If journalists refuse to interview Conway, Trump will eventually have to start sending out someone else because he needs the mainstream media, whether he likes them or not. If he truly believed he didn’t, he’d stop sending anyone out to speak with them. So legitimate journalists have some leverage here. “Give us some one else, or you’re side of the story goes untold.” Granted, whoever came next might be no better, but s/he could hardly be worse.
Kellyanne Conway said she misspoke “one word” on MSNBC’s “Hardball” last week. But it turns out that she had mentioned the made-up “Bowling Green massacre” at least once before.
Cosmopolitan’s Kristen Mascia reported Monday that Conway brought up the “masterminds behind the Bowling Green massacre” in a January 29 telephone interview. Cosmo didn’t print the quote at the time.[…]
“I was trying to mow through a list of fact checking and follow-up questions that day and had little time to follow her down her usual rabbit holes,” Mascia wrote on Facebook Monday.
Later, working with her editors, “we made an editorial choice not to churn out misinformation into the atmosphere without doing proper digging,” she wrote.
— Edel Rodriguez (@edelstudio) February 3, 2017
It seems that there are a number of Republicans who aren’t all that eager to spend money on Trump’s wall, and not just because it’ll be expensive and it’s highly unlikely Mexico would ever “repay” us for it.
One big problem is that not many in Texas actually want the wall. For one thing, it’s not clear how useful it would be, and for another, the “squiggliness” of the border presents its own challenges. As Vox notes:
Trying to literally conform a border wall to this fractal terrain would be ridiculous. Any feasible construction project is going to need to be straighter than the actual border, which is going to mean using the federal government’s eminent domain powers to take privately owned land and basically redraw the border. This has been a flashpoint between Trump and elements of the ideological right in the past, since he’s an enthusiastic proponent of using eminent domain to benefit private economic development projects, which many conservatives regard as unconstitutional.
A border wall — unlike a parking garage for an Atlantic City casino — is pretty clearly meant to serve a public function, so the constitutional issue wouldn’t necessarily arise. Nonetheless, it’s generally the case that people don’t like it when the government comes in and takes their land. And it’s easy to imagine they particularly wouldn’t like it if the government came in to take their land so that the president of the United States could avoid admitting that one of his campaign promises was kind of dumb. Moreover, it’s questionable it even would serve its stated purpose . Unauthorized immigration from Mexico has already slowed to a trickle (indeed, by most estimates more people are leaving than arriving), and the un-walled area in particular has almost no border crossings since it’s in the middle of nowhere.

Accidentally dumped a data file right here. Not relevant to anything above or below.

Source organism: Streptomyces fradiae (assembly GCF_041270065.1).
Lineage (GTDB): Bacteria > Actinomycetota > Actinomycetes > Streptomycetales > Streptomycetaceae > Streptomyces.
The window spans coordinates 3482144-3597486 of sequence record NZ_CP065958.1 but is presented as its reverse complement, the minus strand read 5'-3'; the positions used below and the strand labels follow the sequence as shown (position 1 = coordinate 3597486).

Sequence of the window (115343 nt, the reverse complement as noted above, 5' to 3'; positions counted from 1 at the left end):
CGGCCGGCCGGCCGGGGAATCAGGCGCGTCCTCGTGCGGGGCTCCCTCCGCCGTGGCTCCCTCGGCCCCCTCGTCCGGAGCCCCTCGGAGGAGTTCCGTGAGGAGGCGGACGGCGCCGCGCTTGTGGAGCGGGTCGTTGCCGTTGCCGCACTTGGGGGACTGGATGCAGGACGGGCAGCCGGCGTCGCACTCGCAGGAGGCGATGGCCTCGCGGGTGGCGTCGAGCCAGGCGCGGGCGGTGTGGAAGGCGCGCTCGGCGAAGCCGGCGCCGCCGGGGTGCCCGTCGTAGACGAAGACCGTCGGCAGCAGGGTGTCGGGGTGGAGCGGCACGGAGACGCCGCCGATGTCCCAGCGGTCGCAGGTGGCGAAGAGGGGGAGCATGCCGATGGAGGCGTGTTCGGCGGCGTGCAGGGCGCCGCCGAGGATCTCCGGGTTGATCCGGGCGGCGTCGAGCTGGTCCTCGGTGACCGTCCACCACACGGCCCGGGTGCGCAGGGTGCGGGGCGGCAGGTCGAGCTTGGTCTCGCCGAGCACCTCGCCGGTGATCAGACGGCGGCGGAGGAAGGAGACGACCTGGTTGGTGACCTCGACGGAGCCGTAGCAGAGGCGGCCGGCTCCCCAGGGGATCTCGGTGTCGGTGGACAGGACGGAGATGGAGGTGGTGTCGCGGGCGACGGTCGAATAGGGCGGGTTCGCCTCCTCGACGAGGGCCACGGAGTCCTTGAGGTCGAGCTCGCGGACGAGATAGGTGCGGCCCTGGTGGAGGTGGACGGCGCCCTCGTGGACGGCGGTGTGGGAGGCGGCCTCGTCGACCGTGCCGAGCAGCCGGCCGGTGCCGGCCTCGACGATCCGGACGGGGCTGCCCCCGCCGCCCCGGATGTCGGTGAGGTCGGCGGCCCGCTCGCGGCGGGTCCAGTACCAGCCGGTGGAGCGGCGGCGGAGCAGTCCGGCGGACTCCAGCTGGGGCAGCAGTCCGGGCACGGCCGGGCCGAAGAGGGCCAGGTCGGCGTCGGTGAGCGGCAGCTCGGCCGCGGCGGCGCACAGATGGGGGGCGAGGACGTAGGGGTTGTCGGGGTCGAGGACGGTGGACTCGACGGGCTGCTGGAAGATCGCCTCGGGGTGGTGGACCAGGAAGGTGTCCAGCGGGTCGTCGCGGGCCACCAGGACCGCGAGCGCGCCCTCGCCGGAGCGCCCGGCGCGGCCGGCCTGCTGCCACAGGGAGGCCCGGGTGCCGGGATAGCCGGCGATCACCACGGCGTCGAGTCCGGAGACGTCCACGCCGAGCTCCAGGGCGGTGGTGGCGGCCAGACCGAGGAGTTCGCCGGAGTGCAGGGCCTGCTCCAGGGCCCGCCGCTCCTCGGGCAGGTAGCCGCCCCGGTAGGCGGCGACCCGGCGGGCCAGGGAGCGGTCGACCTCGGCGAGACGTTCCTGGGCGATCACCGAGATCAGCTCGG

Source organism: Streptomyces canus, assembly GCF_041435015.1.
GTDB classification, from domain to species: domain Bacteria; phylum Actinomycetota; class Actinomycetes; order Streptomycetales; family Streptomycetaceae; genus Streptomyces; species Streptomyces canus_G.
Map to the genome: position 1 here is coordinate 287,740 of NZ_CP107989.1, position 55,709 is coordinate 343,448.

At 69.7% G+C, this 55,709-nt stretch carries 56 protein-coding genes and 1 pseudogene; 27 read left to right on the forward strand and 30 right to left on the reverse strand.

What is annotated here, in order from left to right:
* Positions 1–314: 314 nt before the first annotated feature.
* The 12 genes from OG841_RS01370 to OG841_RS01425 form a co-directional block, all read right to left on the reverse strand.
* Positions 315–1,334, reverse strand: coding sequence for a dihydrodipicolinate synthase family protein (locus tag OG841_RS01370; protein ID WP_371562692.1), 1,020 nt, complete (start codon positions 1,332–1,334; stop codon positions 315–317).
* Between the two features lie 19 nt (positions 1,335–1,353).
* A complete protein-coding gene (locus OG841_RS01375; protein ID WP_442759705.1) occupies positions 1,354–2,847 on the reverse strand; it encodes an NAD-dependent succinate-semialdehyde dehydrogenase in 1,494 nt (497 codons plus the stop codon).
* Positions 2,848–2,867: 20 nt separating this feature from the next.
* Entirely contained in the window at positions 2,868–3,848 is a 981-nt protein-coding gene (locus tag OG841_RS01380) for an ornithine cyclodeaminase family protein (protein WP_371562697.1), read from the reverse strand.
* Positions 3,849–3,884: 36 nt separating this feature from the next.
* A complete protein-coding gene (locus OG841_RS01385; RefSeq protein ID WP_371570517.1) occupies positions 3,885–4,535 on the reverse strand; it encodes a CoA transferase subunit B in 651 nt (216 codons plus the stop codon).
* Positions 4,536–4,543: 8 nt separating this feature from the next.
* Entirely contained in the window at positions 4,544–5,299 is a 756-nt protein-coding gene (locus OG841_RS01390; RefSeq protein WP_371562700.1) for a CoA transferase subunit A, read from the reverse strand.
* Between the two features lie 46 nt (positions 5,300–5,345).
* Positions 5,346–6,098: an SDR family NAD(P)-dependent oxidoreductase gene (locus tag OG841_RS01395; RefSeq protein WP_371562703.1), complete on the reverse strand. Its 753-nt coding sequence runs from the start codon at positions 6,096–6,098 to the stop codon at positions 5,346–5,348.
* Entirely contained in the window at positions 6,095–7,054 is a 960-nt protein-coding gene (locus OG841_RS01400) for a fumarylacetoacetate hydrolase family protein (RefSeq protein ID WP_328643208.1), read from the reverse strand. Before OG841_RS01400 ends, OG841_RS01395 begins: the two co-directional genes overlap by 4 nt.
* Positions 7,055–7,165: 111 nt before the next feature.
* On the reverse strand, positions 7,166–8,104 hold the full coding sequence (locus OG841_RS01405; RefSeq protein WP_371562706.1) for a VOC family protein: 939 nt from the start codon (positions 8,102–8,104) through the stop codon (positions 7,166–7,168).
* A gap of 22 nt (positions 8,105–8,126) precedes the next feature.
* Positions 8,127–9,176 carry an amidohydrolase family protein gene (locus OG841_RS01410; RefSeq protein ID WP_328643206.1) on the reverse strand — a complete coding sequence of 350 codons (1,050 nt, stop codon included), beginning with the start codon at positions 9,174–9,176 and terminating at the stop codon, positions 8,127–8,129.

It’s worth noting that the sections of Texas where fences have been built in the past report that it’s inflicted hardship on the area, and when the Texas Tribune surveyed the state’s 38-member congressional delegation it found that none of them wholeheartedly supported the border wall scheme. (Emphasis their’s)
It’s good to see some members of Congress actually listen to their constituents, and that there are some who recognize what an utter folly Trump’s wall plan is.
The article also discusses some of the financial challenges the wall project will face. Since Trump promised that Mexico is going to pay for it, Representatives and Senators from both parties may be able to use that in varying ways to justify not voting to fund the wall or to balk at using deficit spending to do so.
In a recent Reliable Sources e-mail from CNN Money, Brian Statler asked for feedback on whether journalists should continue interviewing Kellyanne Conway or not. Here is the response I sent him:
Networks should *absolutely* quit interviewing Conway. While it is common for most politicians and their surrogates to try and spin anything negative or controversial to minimize any repercussions, Conway – and to a great extent Sean Spicer – take it to new levels of malignancy, creating false scenarios and impressions that will far outlive any effect a correction might have.
The problem with giving Conway more airtime is that she never contributes anything to understanding a situation, policy or action. Her comments serve only to mislead the American people. Given that the goal of journalism is to expose and clarify the truth, journalists have an obligation to avoid spreading information that seeks to confuse or mislead the public. Since this is essentially the only think Conway does, interviewing her actively thwarts the purpose of journalism and violates the duty of the journalist.
I have little doubt, for example, that within a couple of months – if not sooner – well be hearing from conservative extremists (a better description of what they are than ” alt-right” which really doesn’t mean anyrhing) about the Bowling Green Massacre and how it was so thoroughly covered up to avoid making “Muzzies” look bad that you can hardly find any coverage of it at all.
The proffered excuses for her “mistake” make no sense. The first one I heard was that she meant “Bowling Green terrorists,” but she had called the two men the “masterminds” of the massacre – saying they were the “masterminds of the Bowling Green terrorists” makes no sense, since they were the only two involved. Calling someone a mastermind implies that the person came up with the idea for a larger group. You just don’t call *every* member of a group the “masterminds.” And aying, as she said later, that they were the masterminds behind a Bowling Green massacre plot is even more ridiculous since no such plot existed.
Continuing to give Conway a platform only rewards her for her lies and gives Trump’s followers an excuse to dismiss concerns about his actions, policies and beliefs. Given the administration’s complete disregard for the truth, journalists should be doing all they can to counter the spin, not help spread it.